However, political parties and their successful national candidates are elected to powerful positions, from which they determine the future of 330+ million Americans. But, unlike roof repairs, this immensely important process and its participants are essentially unregulated. There are no comparable (to roof repair) standards of competence or performance and no means easily available to voters, to appeal violations, even if there were any regulations..
There is one exception: candidates and their campaign committees must submit to election boards at the state or national level, multiple reports of money’s received, from whom (with addresses) and how spent. However, corporations and unions (SCOTUS 2010: Citizens United vs FEC) can contribute, possibly anonymously, unlimited amounts to PACs and political parties.
The following are suggestions based on vulnerabilities identified over many decades, particularly the last ten years. Some may be politically impossible, but they are offered for consideration and comment.
- Vote Count Act – Congress during their December 2022 session passes the amendments to the 1887 Vote Count Act.
- Federal Election Commission – The Federal Election Commission is substantially strengthened and given an expanded mandate. Current commission has six members, 3 Democrats and 3 Republicans, a prescription for dysfunction. The Commission in recent years has been tied or absent a quorum frequently.
- Technology and Security –
- The Federal Government should provide the same safe computers, software, and election security to all the states and territories for all general elections.
- Note: Art I, Section 4 of the Constitution: (1) The times, places and manner of holding elections for senators and representatives, shall be prescribed in each State by the legislature thereof; but the Congress may at any time by law make or alter such regulations, except as to the places of choosing senators.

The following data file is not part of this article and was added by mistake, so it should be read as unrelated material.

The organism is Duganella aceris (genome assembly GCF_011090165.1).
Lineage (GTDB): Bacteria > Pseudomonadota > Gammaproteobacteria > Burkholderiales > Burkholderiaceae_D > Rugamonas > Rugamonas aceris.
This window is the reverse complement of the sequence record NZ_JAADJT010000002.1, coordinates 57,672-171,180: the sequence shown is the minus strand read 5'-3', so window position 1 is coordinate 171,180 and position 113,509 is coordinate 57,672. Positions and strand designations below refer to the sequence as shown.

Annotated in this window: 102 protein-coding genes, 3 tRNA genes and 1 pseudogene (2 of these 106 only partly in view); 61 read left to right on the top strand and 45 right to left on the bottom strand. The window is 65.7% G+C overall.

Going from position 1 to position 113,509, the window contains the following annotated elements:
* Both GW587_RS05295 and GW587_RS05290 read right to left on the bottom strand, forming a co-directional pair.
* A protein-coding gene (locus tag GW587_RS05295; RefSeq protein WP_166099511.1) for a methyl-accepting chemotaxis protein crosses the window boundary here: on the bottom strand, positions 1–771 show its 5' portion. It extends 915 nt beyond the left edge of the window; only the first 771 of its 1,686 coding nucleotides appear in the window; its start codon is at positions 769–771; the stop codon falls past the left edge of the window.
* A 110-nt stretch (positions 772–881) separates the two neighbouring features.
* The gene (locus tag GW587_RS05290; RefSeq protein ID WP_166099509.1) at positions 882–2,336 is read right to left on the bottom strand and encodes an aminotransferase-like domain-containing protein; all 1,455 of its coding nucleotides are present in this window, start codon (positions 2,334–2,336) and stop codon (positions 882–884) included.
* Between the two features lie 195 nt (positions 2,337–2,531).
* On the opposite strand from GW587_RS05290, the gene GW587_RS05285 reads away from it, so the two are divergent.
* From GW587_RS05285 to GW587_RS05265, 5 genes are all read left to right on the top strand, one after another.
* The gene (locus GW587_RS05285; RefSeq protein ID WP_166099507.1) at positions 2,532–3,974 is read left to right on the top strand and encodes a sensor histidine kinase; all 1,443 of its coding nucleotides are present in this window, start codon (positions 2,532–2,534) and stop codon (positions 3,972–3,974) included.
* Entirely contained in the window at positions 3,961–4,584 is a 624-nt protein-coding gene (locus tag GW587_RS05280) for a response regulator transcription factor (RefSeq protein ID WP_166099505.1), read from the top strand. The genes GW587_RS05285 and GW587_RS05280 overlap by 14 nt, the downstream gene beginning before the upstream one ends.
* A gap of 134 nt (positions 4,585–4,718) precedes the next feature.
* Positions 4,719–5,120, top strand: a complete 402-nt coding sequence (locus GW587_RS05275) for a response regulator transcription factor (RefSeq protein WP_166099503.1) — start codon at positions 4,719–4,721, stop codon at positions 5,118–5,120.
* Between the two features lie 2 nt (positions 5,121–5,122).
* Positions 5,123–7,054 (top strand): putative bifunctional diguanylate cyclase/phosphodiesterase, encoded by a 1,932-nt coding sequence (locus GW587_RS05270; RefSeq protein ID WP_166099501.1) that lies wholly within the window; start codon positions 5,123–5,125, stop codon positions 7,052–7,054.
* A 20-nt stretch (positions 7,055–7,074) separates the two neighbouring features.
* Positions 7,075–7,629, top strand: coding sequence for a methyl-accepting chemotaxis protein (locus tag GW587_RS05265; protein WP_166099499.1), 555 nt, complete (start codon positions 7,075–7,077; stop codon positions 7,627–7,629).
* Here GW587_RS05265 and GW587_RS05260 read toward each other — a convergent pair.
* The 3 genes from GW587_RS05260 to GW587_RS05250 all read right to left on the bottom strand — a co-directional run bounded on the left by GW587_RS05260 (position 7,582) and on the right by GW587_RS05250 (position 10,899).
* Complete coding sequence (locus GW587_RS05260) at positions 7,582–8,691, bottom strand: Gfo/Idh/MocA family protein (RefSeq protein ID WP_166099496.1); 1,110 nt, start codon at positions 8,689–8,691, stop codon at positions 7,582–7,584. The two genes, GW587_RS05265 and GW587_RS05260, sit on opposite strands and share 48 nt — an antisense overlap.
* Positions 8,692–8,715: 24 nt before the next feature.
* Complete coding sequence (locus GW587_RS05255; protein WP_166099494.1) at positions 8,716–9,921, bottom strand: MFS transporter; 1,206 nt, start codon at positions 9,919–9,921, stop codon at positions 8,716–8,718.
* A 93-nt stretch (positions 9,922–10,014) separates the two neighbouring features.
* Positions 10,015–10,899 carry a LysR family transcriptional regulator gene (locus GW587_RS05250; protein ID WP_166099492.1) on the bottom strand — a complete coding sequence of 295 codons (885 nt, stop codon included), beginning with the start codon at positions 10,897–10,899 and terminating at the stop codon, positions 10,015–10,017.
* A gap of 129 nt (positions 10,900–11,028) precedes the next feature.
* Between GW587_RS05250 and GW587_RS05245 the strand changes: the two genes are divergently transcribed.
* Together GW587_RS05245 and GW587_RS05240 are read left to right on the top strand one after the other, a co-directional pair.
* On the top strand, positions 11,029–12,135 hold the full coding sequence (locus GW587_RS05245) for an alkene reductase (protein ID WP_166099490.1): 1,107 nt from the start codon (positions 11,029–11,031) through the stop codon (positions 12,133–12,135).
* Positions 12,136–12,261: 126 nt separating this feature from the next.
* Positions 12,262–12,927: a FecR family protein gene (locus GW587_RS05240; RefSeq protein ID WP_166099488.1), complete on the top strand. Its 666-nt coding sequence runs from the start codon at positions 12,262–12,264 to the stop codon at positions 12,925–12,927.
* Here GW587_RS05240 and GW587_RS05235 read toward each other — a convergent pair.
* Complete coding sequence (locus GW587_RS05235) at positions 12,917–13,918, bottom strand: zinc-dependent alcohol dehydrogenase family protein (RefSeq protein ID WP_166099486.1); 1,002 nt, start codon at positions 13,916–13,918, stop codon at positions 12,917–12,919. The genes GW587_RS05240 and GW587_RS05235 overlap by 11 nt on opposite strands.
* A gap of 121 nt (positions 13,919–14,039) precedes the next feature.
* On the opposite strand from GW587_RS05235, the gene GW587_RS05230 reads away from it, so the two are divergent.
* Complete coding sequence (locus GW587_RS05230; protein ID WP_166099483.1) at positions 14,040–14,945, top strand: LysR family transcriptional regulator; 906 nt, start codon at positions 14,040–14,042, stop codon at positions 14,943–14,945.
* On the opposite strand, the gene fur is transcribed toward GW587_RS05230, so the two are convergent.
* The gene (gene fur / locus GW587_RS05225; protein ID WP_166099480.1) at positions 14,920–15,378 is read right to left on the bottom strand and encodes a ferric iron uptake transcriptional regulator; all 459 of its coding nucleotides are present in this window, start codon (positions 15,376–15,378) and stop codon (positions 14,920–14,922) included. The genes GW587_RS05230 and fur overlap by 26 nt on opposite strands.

- Presidential/Vice Presidential Elections
- The popular election for the president/Vice President should be take place separately from the general election for members of Congress and for state and local positions. The selection of the most powerful executive in the US Government and his/her understudy, are far too important to be included in the confusion, even chaos and inefficiencies of the much larger general election. It should have customized procedures and reinforced protections.
- Note: The Constitution sets out no description of the process or timing for the popular election of the president and vice president. It does provide detailed guidance for the Electoral College.
Tom Timberman is an Army vet, lawyer, former senior Foreign Service officer, adjunct professor at GWU, and economic development team leader or foreign government advisor in war zones. He is the author of four books, lectures locally and at US and European universities. He and his wife are 24 year residents of Kent County.